Union Finance Minister Arun Jaitley presented the Union Budget 2018-19 in Parliament on Thursday. This budget, Mr Jaitley’s fifth, is the last full budget of this NDA government before India goes to polls for the General Elections due to take place in 2019. This is the first budget after big-ticket economic reforms such as the Goods and Services Tax (GST), dynamic fuel pricing, mega PSU bank recapitalisation and more.
Finance Minister Arun Jaitley in his Budget speech allocated a substantial sum for the industry comprising yarn spinners, fabric and garment manufacturers and exporters. The Union Budget 2018 also includes the Railway Budget, the latter was presented separately till it was decided to present a joint annual budget in 2017.
This budget session kicked off on January 29 when Chief Economic Adviser Arvind Subramanian tabled the Economic Survey 2017-18 in the Lok Sabha. The survey predicted India’s economy to revive after the slowdown of 2017 and pegged India’s GDP growth rate forecast at 7-7.5 per cent. From 2014-15 to 2017-18, the average GDP growth rate was 7.3 per cent. The survey also found that the tax net widened in the 2017 fiscal with a huge increase in individual taxpayers, rollout of GST and demonetisation.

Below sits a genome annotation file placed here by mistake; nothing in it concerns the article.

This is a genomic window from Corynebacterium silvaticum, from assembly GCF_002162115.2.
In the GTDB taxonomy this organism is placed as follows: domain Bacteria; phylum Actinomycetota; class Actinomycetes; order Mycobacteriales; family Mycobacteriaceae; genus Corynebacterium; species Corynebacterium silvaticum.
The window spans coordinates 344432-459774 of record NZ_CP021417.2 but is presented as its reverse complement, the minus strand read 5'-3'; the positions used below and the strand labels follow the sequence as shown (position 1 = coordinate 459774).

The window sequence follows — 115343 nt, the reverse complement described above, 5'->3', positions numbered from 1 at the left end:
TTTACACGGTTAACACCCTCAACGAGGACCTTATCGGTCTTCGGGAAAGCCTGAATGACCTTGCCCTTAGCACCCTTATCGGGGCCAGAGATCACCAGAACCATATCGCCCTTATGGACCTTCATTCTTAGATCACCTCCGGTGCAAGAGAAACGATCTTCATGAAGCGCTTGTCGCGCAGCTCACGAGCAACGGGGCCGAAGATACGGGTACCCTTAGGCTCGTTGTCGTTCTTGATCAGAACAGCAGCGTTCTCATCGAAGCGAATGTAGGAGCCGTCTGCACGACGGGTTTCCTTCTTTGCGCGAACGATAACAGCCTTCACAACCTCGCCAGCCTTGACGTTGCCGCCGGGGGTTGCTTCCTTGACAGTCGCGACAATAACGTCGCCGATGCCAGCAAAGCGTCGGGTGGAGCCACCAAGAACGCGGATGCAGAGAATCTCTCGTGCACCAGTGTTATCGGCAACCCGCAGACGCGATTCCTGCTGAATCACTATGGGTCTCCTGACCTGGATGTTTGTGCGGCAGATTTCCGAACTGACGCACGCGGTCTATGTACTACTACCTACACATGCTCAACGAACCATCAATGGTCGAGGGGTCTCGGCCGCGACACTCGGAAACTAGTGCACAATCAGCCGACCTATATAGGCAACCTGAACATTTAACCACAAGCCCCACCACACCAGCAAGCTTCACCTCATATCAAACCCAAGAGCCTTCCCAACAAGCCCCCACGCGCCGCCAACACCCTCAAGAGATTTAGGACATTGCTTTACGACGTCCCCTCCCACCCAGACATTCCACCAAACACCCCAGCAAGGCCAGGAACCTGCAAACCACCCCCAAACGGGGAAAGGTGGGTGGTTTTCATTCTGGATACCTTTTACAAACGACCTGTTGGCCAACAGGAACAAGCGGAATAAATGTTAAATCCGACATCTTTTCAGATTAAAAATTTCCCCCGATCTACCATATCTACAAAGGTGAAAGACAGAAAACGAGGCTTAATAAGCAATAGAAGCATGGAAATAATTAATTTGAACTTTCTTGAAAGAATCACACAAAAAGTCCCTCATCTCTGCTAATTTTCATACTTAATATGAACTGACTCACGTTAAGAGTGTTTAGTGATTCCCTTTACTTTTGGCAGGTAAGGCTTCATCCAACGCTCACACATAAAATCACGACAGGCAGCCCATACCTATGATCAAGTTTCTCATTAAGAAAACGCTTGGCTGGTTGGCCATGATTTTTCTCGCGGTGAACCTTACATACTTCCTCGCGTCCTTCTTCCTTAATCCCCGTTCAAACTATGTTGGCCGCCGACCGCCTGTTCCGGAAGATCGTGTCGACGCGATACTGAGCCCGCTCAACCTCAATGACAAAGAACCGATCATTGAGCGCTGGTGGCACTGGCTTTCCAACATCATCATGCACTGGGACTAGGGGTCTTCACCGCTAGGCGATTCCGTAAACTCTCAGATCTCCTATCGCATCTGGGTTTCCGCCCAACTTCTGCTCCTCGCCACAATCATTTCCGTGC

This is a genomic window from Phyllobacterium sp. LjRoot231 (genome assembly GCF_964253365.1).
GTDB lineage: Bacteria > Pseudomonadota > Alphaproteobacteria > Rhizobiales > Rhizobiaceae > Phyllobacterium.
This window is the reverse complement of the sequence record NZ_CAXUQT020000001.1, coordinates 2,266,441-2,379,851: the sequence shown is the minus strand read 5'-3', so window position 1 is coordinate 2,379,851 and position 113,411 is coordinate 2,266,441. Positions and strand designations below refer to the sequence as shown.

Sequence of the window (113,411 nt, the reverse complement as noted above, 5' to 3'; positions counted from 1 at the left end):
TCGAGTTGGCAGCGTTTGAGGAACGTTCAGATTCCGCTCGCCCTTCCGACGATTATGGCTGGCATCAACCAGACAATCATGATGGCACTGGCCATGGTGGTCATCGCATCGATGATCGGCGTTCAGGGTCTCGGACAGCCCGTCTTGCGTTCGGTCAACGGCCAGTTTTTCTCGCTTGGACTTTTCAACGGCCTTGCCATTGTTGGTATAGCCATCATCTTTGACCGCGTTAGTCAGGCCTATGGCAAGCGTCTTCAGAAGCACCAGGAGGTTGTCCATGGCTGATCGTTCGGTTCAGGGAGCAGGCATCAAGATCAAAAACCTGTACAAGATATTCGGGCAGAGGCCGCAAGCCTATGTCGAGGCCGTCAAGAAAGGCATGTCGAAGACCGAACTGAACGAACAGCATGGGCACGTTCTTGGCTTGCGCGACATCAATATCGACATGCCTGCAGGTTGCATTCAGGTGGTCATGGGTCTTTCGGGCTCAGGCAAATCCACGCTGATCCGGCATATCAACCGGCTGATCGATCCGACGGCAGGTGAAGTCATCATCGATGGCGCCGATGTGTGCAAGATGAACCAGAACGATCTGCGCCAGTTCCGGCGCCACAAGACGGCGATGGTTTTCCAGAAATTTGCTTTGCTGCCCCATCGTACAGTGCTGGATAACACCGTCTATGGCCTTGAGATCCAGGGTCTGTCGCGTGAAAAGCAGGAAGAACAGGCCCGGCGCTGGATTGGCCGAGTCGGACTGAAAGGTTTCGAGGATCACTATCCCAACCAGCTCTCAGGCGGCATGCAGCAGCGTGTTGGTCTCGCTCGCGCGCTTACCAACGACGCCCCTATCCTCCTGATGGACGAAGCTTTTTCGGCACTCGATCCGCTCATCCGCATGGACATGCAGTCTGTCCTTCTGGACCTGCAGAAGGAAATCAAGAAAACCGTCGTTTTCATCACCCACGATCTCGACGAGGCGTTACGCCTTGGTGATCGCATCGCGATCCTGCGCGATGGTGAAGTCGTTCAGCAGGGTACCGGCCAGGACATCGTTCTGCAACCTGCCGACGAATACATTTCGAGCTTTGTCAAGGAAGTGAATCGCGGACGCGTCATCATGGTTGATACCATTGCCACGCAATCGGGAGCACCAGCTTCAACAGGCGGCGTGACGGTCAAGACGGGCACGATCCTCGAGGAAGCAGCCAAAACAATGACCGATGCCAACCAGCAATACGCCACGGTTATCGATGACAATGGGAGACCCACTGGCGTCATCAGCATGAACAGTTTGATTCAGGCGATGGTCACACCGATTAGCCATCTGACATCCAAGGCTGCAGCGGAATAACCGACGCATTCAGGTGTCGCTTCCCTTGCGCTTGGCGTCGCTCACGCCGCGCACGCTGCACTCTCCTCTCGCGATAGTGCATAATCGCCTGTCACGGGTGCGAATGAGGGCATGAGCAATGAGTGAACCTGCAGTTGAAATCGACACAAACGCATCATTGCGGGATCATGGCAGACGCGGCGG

This year’s budget was a kind of give and take; but it was more take than give, especially for the common man. On one hand, Mr Jaitley reintroduced standard deduction, gave senior citizens a few reasons to cheer and increased take-home pay of women in the workforce. While on the other hand, he took away the medical and travel allowances of the salaried class, introduced long-term capital gains tax on equity and even hiked the cess you pay on income tax.
Textiles exports from India, though, are likely to get a boost with the increase in the special package for the financial year 2018-19.
The Finance Minister, in the Union Budget 2018-19 raised special package by 19 per cent to Rs 71.48 billion for the apparel sector, to boost exports. In 2016, the government had announced a special package of ₹60 crores for the same purpose.
From earlier rates of 7.5 per cent duty drawback and 3.5 per cent ROSL on cotton apparel and 9.8 per cent and 3.5 per cent on man-made apparel, the apparel-exporting industry has seen these falling to 2 per cent duty drawback and 1.5 per cent ROSL on cotton apparel, and 2.5 per cent and 1.5 per cent on man-made apparel since the rollout of GST.